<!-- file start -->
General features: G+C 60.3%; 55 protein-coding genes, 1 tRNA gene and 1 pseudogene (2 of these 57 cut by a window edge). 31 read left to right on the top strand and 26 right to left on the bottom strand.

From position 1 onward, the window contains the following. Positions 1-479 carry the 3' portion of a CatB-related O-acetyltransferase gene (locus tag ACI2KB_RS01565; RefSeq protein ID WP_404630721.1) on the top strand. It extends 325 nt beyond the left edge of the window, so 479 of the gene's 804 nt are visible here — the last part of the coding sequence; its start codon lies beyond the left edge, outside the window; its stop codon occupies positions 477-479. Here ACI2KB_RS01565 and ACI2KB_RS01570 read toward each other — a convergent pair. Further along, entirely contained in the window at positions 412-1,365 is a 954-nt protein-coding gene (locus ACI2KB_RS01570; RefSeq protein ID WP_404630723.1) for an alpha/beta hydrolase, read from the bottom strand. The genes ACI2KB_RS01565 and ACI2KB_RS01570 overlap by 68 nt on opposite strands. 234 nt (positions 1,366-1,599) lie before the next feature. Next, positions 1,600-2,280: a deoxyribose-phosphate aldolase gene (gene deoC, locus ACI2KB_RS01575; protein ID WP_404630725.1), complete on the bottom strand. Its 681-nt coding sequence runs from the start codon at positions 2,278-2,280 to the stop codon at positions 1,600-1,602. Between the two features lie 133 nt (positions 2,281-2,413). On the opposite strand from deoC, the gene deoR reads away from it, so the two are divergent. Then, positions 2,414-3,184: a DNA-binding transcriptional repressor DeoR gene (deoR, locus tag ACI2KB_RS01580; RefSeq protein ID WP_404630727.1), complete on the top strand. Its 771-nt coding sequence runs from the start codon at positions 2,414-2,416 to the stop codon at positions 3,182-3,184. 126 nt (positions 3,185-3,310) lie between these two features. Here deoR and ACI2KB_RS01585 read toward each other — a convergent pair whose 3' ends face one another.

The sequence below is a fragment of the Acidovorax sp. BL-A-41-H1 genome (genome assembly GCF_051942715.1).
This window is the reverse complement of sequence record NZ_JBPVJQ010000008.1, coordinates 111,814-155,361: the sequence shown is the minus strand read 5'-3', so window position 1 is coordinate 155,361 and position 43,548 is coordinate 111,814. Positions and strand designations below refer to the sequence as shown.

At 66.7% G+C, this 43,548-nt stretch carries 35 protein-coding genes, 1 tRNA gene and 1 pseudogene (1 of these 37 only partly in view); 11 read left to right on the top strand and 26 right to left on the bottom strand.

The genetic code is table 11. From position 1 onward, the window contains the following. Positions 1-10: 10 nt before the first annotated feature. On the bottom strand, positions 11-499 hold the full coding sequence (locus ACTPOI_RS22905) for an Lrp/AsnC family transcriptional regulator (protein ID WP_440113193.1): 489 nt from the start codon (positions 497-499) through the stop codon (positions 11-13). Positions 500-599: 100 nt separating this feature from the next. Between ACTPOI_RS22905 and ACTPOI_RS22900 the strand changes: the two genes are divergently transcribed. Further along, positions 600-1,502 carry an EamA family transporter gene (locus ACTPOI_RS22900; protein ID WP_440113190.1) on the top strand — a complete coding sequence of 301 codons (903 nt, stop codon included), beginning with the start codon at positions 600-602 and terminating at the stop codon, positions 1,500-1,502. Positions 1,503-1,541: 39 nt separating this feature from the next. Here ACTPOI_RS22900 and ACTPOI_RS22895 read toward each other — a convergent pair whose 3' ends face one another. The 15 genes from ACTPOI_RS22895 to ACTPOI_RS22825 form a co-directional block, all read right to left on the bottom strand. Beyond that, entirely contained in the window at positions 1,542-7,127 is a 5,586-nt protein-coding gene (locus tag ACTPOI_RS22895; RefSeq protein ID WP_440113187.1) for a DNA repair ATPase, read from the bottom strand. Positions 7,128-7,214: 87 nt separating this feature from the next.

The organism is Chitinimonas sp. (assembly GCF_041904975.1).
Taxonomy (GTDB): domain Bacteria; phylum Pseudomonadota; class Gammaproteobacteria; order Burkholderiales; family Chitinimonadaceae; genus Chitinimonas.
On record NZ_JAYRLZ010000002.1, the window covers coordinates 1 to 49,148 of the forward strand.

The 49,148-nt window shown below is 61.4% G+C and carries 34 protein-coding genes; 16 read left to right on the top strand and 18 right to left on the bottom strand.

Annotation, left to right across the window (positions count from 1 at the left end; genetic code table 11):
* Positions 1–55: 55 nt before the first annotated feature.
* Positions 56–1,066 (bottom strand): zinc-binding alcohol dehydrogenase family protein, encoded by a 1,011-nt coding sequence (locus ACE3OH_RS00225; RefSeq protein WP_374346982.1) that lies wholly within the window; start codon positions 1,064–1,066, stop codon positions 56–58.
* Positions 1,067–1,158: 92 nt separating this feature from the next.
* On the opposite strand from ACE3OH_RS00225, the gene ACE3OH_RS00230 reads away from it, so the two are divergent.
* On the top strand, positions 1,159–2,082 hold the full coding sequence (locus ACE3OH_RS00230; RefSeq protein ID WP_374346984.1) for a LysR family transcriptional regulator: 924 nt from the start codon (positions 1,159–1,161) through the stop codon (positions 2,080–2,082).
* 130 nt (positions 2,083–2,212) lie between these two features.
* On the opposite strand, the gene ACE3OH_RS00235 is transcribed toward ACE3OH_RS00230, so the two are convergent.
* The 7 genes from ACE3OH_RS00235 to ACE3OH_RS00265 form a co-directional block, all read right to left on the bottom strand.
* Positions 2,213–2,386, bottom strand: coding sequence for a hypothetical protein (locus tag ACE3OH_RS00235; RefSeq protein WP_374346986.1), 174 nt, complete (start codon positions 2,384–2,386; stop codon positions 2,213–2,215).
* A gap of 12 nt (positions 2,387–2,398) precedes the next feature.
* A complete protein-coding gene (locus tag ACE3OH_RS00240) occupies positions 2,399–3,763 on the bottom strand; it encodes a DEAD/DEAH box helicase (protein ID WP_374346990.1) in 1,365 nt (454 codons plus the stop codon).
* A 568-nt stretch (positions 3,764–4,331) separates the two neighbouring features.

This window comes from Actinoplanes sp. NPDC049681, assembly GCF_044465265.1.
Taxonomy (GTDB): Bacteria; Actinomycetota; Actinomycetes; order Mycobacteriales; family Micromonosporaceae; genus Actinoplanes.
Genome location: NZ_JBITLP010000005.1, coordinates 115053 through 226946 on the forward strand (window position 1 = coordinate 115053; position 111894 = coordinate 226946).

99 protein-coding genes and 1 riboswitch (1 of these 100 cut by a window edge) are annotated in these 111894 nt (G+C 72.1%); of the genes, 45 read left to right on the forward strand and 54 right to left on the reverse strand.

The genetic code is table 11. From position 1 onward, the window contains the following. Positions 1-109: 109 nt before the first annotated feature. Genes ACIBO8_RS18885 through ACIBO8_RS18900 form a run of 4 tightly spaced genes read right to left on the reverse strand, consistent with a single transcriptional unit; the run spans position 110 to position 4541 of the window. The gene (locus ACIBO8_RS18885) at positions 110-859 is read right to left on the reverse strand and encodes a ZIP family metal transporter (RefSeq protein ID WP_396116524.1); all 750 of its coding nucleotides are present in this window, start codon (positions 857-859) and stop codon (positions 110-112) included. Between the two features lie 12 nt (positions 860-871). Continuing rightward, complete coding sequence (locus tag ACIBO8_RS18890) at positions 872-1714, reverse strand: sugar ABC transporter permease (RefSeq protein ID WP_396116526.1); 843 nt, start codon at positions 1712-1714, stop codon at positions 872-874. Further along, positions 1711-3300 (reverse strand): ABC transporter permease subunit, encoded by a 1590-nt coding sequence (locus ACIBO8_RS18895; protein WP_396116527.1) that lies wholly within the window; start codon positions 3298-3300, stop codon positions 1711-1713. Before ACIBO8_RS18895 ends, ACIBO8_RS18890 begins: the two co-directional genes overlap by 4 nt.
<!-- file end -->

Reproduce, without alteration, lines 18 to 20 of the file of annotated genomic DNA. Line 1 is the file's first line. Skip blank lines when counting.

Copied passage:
* On the opposite strand, the gene ACE3OH_RS00235 is transcribed toward ACE3OH_RS00230, so the two are convergent.
* The 7 genes from ACE3OH_RS00235 to ACE3OH_RS00265 form a co-directional block, all read right to left on the bottom strand.
* Positions 2,213–2,386, bottom strand: coding sequence for a hypothetical protein (locus tag ACE3OH_RS00235; RefSeq protein WP_374346986.1), 174 nt, complete (start codon positions 2,384–2,386; stop codon positions 2,213–2,215).